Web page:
I ended a long-term relationship recently. And I feel pretty good about it.

I broke up with my hosting company.

We had been together for more than a decade, but the signs of strain were clear. We had grown apart.

And I think I’m better for the experience.

(OK, I think I’ve pushed that metaphor about as far as it will go. Let’s talk specifics.)

This month is the first time in over a decade that I don’t have any sites on Bluehost. I moved the last of my sites off their hosting a few months ago, and moved the last of my domains to NameCheap last month.

Honestly, the move was a long time in coming. When I first started using them, Bluehost was a great hosting company – and a fantastic alternative to GoDaddy. Their admin tools were easy to navigate. Their customer service was quick and responsive. And they were really inexpensive. I used them for my own site and for several customer sites, and I referred other customers to them as an affiliate.

In the first five years of our business relationship, the only time I ran into a problem was when one of my clients’ sites – a celebrity wedding style blog – got some publicity on a cable TV channel and “blew up.” The site started generating far more traffic than the account was set up to handle, and Bluehost made us move it. I can’t really blame them for that – the site simply outgrew that hosting plan. (And as I’ve said dozens of times when retelling this story, that’s a good problem to have.)

I’m not sure exactly when things started to go bad. The first thing I noticed was the customer service; it became much harder to get someone on the phone. And “upsell” messaging – something I had always hated about GoDaddy – became a lot more noticeable. This was especially true in their WordPress tool; it stopped being a simple installer and became a way to push add-ons and services and premium themes.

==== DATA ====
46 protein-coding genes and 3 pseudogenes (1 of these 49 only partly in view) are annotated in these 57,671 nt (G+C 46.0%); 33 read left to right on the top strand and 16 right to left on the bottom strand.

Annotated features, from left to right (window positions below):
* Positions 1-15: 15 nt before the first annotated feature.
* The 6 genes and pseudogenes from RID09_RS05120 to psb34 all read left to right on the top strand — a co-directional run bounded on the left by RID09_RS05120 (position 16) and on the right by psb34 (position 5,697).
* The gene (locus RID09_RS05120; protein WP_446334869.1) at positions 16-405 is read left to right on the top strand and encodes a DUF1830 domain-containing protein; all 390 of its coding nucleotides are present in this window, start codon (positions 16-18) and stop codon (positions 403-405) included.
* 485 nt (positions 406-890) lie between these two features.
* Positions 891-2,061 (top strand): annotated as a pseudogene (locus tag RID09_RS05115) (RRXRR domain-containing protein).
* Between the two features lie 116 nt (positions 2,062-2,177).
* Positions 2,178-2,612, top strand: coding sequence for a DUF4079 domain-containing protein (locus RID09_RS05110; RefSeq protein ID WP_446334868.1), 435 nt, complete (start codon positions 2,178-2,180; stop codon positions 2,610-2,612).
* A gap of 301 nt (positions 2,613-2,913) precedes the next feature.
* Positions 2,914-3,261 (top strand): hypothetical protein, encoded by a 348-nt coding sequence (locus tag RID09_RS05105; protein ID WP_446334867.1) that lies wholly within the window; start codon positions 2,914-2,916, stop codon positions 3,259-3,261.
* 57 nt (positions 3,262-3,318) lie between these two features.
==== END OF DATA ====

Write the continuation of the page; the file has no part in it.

Mildly annoying, sure. But not “let’s move all my sites” bad.

Then, one day, I got a call from a client – someone I had referred to BlueHost years before. He told me that he’d received a report that his site was infected with malware, that Bluehost had taken the site offline, and that he had to clean it up before they’d re-enable it.

Their recommended solution? A company called SiteLock would clean everything up in a jiffy… provided my client was willing to fork over more than double what he was paying for hosting and sign up for a long-term monitoring service.
That didn’t seem right to me. I understand that malware is a problem, and that the Internet’s less-savory elements will try to hijack unattended WordPress sites and use them to distribute all manner of nastiness. But Bluehost’s response just seemed “off” to me.

They put all the blame – and all the responsibility for cleanup work – on the victim.
Making matters worse, they seemed to benefit financially from the problem – which was brought on, at least in part, by their own security shortcomings.

The more research I did, the more their solution started to sound like a protection racket. (And I’m not the only person who made that connection.)

That’s when I decided to break up with them for good.

Lessons Learned

The company that hosts all my sites now – and that I use for all the sites I host for clients – is more expensive. But as I’ve come to learn, web hosting is very much a “you get what you pay for” commodity. Security, malware scanning, even malware cleanup – are all part of the service.

Their tech support is exemplary.

And the fact that they don’t inundate me with offers from their “partners” every time I sign on is a bonus.

Something else I’ve learned, though, which may be just as important:

There are lots of options out there. And moving a site to a new host isn’t that hard. The inconvenience certainly isn’t enough to justify staying in a bad (business) relationship.

(There’s that metaphor again.)

Do you need to break up with your hosting company? We can help. Contact us for a free consultation.

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